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Software Licenses   >   Articles   >   USL v.BSDi



This was a lawsuit brought in 1992 by UNIX System Laboratories (USL) against Berkeley Software Design and the Regents of the University of California over intellectual property rights relating to UNIX. The lawsuit eventually settled in 1993, and led to all sorts of interesting consequences for the later history of UNIX.

The eventual outcome of the lawsuit (and the resulting settlement) turned on the prior history of UNIX, so let us begin by reviewing the events leading up to the lawsuit.
  • In 1970s, AT&T's Bell Labs began releasing versions of UNIX, and distributing and licensing it in source code form.

    Because, it was not clear at the time whether computer source code could be copyrighted, AT&T generally relied upon a trade-secret theory to protect its intellectual property. Source code either did not have copyright notices added, or perhaps even had them removed (so as to bolster the claim that the source code was an unpublished trade secret). Moreover, items published in the US without a copyright notice, prior to the Copyright Act of 1976, were uncopyrighted.

  • Despite taking the position that the source code contained unpublished trade secrets, AT&T distributed and licensed the source code widely, including to many universities. Many thousands of students worked with the source, analysis and code snippets were published in text books, and a US standard (POSIX) was even created based on the programming interfaces ("API").

  • Source code licensees often developed add-on programs or modifications. AT&T made clear in their newsletter, that they claimed no copyright or ownership interest in the licensee's source code except to the extent that it contained elements of AT&T's source code.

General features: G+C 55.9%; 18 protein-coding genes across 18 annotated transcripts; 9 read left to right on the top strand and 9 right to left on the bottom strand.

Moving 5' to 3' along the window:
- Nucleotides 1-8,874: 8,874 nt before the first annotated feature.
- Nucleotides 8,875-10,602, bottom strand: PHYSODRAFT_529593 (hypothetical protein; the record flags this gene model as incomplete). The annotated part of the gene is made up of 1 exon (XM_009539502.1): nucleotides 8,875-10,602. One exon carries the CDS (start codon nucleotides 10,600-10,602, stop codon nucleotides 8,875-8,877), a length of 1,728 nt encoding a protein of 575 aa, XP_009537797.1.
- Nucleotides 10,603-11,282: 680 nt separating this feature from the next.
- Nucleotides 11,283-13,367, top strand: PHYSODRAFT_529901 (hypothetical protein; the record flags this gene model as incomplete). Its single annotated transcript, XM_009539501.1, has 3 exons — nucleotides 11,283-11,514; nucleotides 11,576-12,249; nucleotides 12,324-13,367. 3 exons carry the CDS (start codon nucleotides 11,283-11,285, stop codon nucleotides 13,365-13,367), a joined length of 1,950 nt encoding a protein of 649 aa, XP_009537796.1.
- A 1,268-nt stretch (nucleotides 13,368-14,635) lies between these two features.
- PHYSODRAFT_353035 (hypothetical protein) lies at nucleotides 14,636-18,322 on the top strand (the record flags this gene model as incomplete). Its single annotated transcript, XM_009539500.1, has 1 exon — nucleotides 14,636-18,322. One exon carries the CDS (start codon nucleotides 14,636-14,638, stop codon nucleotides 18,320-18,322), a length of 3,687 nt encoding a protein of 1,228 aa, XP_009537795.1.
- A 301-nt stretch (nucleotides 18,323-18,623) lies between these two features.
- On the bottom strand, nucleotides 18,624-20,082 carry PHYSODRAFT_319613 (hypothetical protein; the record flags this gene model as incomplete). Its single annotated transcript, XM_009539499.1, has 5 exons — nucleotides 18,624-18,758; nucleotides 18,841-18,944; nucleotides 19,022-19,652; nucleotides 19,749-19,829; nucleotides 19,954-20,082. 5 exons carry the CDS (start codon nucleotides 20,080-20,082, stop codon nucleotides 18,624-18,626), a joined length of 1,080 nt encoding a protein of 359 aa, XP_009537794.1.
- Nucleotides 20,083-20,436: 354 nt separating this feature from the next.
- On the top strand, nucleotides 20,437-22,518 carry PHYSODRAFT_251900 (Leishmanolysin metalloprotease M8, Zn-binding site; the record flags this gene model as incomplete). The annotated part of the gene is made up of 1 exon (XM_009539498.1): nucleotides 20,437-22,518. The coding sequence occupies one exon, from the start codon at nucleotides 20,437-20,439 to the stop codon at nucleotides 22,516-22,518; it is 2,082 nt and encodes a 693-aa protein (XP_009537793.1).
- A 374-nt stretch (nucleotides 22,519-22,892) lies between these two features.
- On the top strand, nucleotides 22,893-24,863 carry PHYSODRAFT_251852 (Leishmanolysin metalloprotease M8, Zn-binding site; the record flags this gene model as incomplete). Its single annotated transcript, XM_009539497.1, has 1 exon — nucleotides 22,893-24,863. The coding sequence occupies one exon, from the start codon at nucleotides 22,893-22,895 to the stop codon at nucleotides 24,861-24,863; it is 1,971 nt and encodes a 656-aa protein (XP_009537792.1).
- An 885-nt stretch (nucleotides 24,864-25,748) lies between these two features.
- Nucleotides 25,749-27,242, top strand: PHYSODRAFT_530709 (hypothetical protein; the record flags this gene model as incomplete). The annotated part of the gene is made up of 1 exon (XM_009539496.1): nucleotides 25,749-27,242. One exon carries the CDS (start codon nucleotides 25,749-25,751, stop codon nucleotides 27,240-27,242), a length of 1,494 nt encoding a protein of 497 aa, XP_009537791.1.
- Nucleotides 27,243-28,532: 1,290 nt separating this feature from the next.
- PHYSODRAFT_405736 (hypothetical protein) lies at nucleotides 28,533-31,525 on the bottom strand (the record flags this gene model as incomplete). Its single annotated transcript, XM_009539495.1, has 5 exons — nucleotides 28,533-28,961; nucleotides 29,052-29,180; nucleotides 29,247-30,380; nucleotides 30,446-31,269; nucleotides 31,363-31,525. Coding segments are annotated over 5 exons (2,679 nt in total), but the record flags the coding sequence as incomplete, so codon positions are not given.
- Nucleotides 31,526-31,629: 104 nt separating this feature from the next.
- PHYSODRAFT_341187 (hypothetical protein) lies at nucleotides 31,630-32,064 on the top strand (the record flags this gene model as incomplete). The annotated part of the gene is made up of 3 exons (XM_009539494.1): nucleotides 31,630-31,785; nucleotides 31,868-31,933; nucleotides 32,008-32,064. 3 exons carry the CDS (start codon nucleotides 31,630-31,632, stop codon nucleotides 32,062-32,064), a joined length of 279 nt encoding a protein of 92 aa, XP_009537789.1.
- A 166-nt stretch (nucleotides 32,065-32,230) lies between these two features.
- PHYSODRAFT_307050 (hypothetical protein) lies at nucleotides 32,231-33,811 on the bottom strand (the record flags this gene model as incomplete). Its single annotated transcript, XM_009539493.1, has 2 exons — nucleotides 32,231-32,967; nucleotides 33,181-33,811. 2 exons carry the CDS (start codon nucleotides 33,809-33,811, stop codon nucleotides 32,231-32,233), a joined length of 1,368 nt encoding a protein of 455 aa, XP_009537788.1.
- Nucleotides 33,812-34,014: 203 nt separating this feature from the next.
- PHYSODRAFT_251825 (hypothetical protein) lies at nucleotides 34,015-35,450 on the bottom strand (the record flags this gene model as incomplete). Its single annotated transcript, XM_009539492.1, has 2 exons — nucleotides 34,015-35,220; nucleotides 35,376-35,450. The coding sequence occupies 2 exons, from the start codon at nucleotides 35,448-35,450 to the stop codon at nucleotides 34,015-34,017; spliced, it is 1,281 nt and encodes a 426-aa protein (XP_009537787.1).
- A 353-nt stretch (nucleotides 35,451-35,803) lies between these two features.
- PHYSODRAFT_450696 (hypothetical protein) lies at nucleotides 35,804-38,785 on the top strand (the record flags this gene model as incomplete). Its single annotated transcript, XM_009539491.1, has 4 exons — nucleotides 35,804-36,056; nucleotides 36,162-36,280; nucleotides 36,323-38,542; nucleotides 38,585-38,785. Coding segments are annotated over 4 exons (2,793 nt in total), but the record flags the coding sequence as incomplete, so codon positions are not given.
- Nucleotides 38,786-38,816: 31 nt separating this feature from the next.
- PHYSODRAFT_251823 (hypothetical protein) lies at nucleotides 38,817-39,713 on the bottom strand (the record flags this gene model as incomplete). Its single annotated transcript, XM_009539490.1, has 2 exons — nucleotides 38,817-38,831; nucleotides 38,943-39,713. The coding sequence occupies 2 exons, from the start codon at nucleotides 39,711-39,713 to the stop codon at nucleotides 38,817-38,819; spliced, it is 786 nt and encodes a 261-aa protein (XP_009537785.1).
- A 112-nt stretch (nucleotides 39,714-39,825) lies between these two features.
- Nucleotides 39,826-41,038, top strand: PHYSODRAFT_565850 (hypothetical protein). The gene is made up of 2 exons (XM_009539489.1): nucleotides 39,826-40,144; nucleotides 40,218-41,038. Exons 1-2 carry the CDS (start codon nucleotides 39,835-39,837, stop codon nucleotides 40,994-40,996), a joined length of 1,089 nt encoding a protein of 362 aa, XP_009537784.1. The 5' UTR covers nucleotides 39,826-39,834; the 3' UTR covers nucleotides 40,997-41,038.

• One licensee of the source code was the University of California, Berkeley (UC Berkeley). Students at the Computer Systems Research Group (CSRG) modified and enhanced the AT&T source code, and made releases of their modified operating system. Initially, the modified operating system was only made available to other AT&T licensees (and this was done with AT&T's blessing). However in 1992, after a processing of auditing, removing, and replacing AT&T source code, CSRG believed they had developed a complete UNIX-like operating system (which they called NET-2) containing no AT&T intellectual property. NET-2 was released under the original version of the BSD License (with the advertising clause.

  • AT&T's subsiduary, UNIX System Laboratories (USL), sused Berkeley Software Design, Inc. (BSDi) and the Regents of the University of California, alleging (among other things) that NET-2 infringed the USL's copyright on UNIX and divulged USL's trade secrets in UNIX, and the claim that NET-2 "contained no AT&T licensed code" was false. Furthermore, USL asked for a preliminary injunction that would bar the distribution of the NET-2 software until the case was resolved.

  • The arguments made by the Regents of the University California made against the preliminary injunction relied on whether AT&T had valid copyrights on older versions of UNIX, whether it had abandoned copyrights on additional parts of UNIX (for example by allowing text books to be published, and whether certain code was mandated by standards set by outside organizations such as POSIX (which AT&T endorsed) meaning that such code could no longer be considered to be a creative work. In summary, the university claimed that they had removed all the validly copyrighted AT&T UNIX code, but even if they had missed AT&T code, these amount to such as a small fraction of NET-2 that NET-2 could not be legally considered a derived work.

  • The University also filed a separate lawsuit against USL, alleging that USL had violated its license to BSD code written at UC Berkeley. AT&T had in fact signed an express license agreement with the University, and one of the requirements of this was AT&T's compliance with the advertising clause of the BSD license. However, USL had made UNIX releases prior to the lawsuit that did not contain the required copyright notices and author acknowledgements.

  • The case settled in 1994, by which point the judge refused to grant USL a preliminary injunction and the UNIX intellectual property had been purchased by Novell.

  • The terms of settlement were keep secret at the time, but in 2004, they were eventually published online. After the lawsuit, NET-2 was replaced by 4.4BSD-lite, which was similar but not identical to NET-2 (out of 18,000 files, only 3 files were removed, and 70 files modified to show USL copyright notices), and which both BSDi and AT&T agreed did not contain any disputed files.
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